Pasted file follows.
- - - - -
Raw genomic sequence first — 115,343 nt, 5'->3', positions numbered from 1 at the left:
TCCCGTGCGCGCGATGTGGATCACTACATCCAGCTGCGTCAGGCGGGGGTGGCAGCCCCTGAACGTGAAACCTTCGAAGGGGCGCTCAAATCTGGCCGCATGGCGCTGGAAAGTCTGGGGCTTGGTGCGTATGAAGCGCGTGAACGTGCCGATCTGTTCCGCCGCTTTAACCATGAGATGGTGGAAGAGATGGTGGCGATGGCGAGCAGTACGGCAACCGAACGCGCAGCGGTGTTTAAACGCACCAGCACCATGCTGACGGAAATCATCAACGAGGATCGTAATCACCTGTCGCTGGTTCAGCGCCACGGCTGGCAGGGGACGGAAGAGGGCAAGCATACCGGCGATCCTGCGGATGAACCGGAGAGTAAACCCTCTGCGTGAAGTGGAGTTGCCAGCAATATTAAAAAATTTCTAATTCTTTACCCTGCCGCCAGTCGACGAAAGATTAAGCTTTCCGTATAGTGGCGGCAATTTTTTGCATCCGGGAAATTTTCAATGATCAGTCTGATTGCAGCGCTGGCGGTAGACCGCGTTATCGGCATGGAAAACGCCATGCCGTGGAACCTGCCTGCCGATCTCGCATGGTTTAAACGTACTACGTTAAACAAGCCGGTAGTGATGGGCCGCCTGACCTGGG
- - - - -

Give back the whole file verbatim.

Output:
Raw genomic sequence first — 115,343 nt, 5'->3', positions numbered from 1 at the left:
TCCCGTGCGCGCGATGTGGATCACTACATCCAGCTGCGTCAGGCGGGGGTGGCAGCCCCTGAACGTGAAACCTTCGAAGGGGCGCTCAAATCTGGCCGCATGGCGCTGGAAAGTCTGGGGCTTGGTGCGTATGAAGCGCGTGAACGTGCCGATCTGTTCCGCCGCTTTAACCATGAGATGGTGGAAGAGATGGTGGCGATGGCGAGCAGTACGGCAACCGAACGCGCAGCGGTGTTTAAACGCACCAGCACCATGCTGACGGAAATCATCAACGAGGATCGTAATCACCTGTCGCTGGTTCAGCGCCACGGCTGGCAGGGGACGGAAGAGGGCAAGCATACCGGCGATCCTGCGGATGAACCGGAGAGTAAACCCTCTGCGTGAAGTGGAGTTGCCAGCAATATTAAAAAATTTCTAATTCTTTACCCTGCCGCCAGTCGACGAAAGATTAAGCTTTCCGTATAGTGGCGGCAATTTTTTGCATCCGGGAAATTTTCAATGATCAGTCTGATTGCAGCGCTGGCGGTAGACCGCGTTATCGGCATGGAAAACGCCATGCCGTGGAACCTGCCTGCCGATCTCGCATGGTTTAAACGTACTACGTTAAACAAGCCGGTAGTGATGGGCCGCCTGACCTGGG